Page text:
There are a lot of ways to divide up space. Mostly, we use walls, windows, fences, and doors to do this. These are architectural solutions, somewhat permanent and quite definite. When it comes to more ad hoc situations, things don’t get much better. “Traditional space dividers range from blunt screens, to slightly less blunt semi-open structures,” says designer Sebastiaan Pijnappel. Compare this to the way that humans communicate to one another about space. “A subtle change in posture, the expression on our face, or the speed at which we walk” can signal how much or how little we are willing to allow others near us.
Mimosa is Pijnappel’s attempt to capture some of that subtlety in an external space divider. “My vision was to make the act of dividing space a beautiful, playful, and ‘featherlight’ thing that doesn’t feel as an awkward gesture toward others,” he says.
Mimosa is designed for use in a co-working environment, where people are coming and going in flexible arrangements. In order to create a subtle space divider, Pijnappel looked at how dividers impacted the experience of individuals in their working space but also how they formed the office landscape as a whole. He says he took special inspiration from laying amidst high grass in a park.
“As you lift your head up slightly you can just about see a few people walk by. You see them, but they don’t see you, or at least that’s the sense of security and privacy you have,” he says, “You lower your head back down and everyone and everything is blocked from your sight again. Just as easily, swiping the grass halms aside exposes you, putting you in the same space as them and allowing you to say hi.”
Watching the video, you can see how these features translate into the strange shifting paper clouds. You could be forgiven for thinking that it’s a conceptual prototype with the interactions added in post. It’s not. Every interaction is a live function.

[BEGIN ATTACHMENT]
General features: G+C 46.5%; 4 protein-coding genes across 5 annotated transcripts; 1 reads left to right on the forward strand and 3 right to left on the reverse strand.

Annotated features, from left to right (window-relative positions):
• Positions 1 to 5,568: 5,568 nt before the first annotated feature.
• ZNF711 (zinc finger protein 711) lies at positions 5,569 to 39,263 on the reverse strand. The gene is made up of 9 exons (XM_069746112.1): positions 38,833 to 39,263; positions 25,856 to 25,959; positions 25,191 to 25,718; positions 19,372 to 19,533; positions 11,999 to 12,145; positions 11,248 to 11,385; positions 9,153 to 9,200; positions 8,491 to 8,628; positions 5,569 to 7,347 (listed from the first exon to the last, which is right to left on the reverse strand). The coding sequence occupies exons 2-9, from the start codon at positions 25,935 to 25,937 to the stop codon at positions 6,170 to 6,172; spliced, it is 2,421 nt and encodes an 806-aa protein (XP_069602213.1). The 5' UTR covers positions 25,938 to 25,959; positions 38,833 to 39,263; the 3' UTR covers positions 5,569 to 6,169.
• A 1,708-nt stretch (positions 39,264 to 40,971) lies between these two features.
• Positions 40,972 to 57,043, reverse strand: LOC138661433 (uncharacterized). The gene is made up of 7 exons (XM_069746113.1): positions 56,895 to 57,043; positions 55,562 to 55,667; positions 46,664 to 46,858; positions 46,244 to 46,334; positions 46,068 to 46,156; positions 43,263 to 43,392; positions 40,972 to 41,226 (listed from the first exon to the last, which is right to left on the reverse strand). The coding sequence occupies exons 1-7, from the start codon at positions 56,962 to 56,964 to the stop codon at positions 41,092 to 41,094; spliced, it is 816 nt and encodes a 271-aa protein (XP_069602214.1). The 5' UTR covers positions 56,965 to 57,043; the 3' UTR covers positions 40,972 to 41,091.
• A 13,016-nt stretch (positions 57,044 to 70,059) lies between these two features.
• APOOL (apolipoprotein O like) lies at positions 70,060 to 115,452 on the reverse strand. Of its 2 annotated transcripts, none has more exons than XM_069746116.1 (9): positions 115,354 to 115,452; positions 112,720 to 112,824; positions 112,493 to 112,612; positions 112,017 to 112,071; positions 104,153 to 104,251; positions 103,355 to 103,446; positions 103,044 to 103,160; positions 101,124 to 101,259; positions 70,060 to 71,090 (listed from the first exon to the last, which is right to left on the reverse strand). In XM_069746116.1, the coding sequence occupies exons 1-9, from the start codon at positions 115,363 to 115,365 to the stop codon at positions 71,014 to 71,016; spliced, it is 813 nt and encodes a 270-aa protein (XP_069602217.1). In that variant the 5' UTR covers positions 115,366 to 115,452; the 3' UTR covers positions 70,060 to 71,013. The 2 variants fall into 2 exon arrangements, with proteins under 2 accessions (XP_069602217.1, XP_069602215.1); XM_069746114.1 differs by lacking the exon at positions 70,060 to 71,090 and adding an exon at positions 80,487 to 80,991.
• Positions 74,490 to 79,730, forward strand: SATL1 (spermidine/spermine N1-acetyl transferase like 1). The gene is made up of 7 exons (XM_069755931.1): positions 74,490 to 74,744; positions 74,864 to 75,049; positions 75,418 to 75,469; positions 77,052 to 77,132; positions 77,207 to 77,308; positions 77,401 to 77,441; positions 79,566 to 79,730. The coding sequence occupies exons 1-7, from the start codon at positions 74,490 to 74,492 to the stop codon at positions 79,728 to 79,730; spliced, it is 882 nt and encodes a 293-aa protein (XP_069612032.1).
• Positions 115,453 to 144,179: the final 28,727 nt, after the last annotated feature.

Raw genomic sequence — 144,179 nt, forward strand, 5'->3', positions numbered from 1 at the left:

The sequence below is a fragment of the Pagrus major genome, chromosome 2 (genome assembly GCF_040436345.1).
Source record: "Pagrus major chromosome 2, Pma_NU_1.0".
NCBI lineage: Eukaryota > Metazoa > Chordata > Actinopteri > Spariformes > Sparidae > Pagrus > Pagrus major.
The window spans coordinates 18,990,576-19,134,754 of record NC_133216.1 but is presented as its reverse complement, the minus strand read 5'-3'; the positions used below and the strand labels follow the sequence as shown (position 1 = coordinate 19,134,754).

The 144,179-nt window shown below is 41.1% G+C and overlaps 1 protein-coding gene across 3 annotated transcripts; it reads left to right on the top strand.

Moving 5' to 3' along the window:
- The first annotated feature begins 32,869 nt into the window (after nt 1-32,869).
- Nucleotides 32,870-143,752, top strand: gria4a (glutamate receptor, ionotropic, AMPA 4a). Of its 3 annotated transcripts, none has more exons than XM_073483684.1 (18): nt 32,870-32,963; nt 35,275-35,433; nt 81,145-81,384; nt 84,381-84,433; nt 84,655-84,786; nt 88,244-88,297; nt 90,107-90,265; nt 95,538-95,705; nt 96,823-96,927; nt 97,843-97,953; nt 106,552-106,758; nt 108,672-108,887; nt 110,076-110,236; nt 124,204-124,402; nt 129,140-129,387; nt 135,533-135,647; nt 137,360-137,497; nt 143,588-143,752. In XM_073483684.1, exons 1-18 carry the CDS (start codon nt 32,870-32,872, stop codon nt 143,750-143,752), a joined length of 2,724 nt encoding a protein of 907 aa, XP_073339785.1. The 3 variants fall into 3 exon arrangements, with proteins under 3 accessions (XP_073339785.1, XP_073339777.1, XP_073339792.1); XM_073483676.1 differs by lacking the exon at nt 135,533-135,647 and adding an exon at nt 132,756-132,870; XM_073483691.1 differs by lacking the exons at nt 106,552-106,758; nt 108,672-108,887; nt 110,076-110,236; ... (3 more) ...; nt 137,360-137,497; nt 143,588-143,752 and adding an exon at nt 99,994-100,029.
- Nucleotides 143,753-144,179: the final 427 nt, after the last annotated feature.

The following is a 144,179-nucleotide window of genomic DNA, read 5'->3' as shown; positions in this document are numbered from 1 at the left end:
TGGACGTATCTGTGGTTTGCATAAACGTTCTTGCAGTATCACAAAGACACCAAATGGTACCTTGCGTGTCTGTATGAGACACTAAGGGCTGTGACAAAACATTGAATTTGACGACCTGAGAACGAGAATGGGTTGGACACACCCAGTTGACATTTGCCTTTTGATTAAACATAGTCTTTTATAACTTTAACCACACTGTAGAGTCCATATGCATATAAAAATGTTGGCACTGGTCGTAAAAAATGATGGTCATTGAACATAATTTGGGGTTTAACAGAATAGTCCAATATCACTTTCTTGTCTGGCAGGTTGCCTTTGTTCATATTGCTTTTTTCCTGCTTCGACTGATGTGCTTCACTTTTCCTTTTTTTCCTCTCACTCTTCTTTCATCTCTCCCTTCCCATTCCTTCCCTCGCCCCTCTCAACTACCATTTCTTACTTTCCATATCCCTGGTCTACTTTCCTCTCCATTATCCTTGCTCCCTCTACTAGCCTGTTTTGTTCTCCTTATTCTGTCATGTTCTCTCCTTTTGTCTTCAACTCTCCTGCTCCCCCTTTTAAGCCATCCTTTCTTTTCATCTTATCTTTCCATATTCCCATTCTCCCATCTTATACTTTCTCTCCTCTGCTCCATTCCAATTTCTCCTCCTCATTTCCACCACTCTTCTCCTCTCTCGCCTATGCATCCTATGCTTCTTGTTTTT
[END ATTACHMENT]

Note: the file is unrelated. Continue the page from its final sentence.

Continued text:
“Key to the idea of a magical, subtle, almost ‘cloud-like’ space divider was to have no visible technology whatsoever. Realizing this vision took a ton of exploration,” says Pijnappel. For instance, to make the paper touch-sensitive, he experimented with conductive transparent foil, thin conductive yarn, and piezo-electric strips. “Eventually I used conductive wool pulled apart to nearly invisible quantities,” laminated between the materials and attached to a hidden microcontroller which senses when the wool is touched.
Prototypes for the folding and unfolding similarly went through mock-ups using exotica such as shape memory alloys and artificial muscle technology. In the end it came down to fishing wire attached to silent DC motors. “The gradual way it all folds and unfolds is mostly a natural result of the mechanical resistance of the material.”
A lot of thought went into the prototype, and if you are interested in learning more, there is a report on the process of creation [PDF] available online. It’s a really neat glimpse into the thinking process of someone who likes to design-by-doing.